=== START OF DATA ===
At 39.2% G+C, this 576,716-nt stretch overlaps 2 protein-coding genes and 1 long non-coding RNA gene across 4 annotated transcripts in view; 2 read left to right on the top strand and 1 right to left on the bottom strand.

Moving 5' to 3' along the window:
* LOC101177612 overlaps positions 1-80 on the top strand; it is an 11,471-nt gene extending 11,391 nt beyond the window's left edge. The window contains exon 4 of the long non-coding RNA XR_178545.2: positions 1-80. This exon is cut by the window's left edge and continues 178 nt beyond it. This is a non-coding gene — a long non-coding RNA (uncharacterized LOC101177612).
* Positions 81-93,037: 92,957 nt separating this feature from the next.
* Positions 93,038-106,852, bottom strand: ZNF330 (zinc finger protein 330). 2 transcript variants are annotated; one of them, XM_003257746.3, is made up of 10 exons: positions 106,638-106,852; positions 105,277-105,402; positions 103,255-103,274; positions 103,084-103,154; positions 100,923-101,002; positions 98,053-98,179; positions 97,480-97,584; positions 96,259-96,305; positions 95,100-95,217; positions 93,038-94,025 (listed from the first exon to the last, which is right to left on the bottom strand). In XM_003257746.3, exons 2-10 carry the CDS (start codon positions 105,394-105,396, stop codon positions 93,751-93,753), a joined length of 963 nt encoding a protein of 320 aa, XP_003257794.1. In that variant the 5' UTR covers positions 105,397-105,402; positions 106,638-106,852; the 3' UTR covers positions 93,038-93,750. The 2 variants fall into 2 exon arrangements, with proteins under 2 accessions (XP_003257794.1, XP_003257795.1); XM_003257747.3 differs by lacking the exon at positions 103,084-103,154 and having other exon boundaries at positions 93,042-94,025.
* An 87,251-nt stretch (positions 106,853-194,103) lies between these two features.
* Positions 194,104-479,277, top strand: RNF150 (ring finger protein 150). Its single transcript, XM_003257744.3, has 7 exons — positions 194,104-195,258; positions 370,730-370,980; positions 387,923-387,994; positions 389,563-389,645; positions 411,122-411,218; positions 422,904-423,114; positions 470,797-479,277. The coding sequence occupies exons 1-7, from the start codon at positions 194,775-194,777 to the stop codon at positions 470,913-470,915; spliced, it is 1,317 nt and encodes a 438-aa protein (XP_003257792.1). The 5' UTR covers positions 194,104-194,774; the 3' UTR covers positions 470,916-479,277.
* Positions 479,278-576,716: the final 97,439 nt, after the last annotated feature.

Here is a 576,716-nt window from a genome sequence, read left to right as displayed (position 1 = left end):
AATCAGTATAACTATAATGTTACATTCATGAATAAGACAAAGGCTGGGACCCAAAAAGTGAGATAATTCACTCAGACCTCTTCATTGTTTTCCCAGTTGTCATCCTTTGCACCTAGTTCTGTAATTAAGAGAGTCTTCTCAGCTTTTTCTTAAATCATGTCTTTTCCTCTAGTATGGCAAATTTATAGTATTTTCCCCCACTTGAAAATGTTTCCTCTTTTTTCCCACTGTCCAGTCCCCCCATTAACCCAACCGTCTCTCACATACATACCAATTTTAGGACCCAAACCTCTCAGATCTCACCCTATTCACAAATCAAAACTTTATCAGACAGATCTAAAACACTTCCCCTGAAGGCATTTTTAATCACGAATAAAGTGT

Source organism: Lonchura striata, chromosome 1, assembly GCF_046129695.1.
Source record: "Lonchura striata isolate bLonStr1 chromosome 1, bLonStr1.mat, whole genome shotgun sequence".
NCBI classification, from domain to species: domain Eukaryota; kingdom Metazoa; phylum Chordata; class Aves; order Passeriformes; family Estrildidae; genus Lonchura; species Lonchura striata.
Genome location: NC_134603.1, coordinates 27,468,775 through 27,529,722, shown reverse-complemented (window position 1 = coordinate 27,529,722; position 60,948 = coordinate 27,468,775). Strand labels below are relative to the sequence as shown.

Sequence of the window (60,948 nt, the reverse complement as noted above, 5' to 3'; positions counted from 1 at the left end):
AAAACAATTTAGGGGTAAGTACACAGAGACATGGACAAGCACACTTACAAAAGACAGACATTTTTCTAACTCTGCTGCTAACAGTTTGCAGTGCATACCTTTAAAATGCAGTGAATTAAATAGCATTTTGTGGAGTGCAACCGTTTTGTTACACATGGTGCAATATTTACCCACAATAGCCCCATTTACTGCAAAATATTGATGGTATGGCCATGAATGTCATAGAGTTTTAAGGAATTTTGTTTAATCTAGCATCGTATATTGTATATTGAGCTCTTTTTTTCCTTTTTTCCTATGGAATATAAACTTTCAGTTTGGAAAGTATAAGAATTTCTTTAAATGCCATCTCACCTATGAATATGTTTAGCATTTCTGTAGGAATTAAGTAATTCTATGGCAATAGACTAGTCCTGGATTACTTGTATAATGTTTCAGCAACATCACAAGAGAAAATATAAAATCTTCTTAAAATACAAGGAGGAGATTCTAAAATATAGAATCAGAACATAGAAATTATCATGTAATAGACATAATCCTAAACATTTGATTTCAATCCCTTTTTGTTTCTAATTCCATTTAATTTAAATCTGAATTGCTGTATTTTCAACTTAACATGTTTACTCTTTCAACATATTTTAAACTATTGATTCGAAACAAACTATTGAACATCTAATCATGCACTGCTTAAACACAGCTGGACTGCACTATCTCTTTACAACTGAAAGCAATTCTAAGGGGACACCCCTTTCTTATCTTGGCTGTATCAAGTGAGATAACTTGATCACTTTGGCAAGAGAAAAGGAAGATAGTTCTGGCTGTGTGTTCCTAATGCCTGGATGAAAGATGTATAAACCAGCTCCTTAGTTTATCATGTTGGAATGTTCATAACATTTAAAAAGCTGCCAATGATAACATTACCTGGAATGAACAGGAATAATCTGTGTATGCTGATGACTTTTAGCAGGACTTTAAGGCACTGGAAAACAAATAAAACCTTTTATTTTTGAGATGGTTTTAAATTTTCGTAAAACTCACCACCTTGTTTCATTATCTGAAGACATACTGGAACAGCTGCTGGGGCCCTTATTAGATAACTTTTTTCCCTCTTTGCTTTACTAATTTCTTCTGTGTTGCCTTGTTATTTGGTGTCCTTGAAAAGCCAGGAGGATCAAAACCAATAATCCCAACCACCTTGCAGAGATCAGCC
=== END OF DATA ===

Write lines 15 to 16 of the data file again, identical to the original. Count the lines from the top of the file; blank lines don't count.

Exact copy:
Sequence of the window (60,948 nt, the reverse complement as noted above, 5' to 3'; positions counted from 1 at the left end):
AAAACAATTTAGGGGTAAGTACACAGAGACATGGACAAGCACACTTACAAAAGACAGACATTTTTCTAACTCTGCTGCTAACAGTTTGCAGTGCATACCTTTAAAATGCAGTGAATTAAATAGCATTTTGTGGAGTGCAACCGTTTTGTTACACATGGTGCAATATTTACCCACAATAGCCCCATTTACTGCAAAATATTGATGGTATGGCCATGAATGTCATAGAGTTTTAAGGAATTTTGTTTAATCTAGCATCGTATATTGTATATTGAGCTCTTTTTTTCCTTTTTTCCTATGGAATATAAACTTTCAGTTTGGAAAGTATAAGAATTTCTTTAAATGCCATCTCACCTATGAATATGTTTAGCATTTCTGTAGGAATTAAGTAATTCTATGGCAATAGACTAGTCCTGGATTACTTGTATAATGTTTCAGCAACATCACAAGAGAAAATATAAAATCTTCTTAAAATACAAGGAGGAGATTCTAAAATATAGAATCAGAACATAGAAATTATCATGTAATAGACATAATCCTAAACATTTGATTTCAATCCCTTTTTGTTTCTAATTCCATTTAATTTAAATCTGAATTGCTGTATTTTCAACTTAACATGTTTACTCTTTCAACATATTTTAAACTATTGATTCGAAACAAACTATTGAACATCTAATCATGCACTGCTTAAACACAGCTGGACTGCACTATCTCTTTACAACTGAAAGCAATTCTAAGGGGACACCCCTTTCTTATCTTGGCTGTATCAAGTGAGATAACTTGATCACTTTGGCAAGAGAAAAGGAAGATAGTTCTGGCTGTGTGTTCCTAATGCCTGGATGAAAGATGTATAAACCAGCTCCTTAGTTTATCATGTTGGAATGTTCATAACATTTAAAAAGCTGCCAATGATAACATTACCTGGAATGAACAGGAATAATCTGTGTATGCTGATGACTTTTAGCAGGACTTTAAGGCACTGGAAAACAAATAAAACCTTTTATTTTTGAGATGGTTTTAAATTTTCGTAAAACTCACCACCTTGTTTCATTATCTGAAGACATACTGGAACAGCTGCTGGGGCCCTTATTAGATAACTTTTTTCCCTCTTTGCTTTACTAATTTCTTCTGTGTTGCCTTGTTATTTGGTGTCCTTGAAAAGCCAGGAGGATCAAAACCAATAATCCCAACCACCTTGCAGAGATCAGCC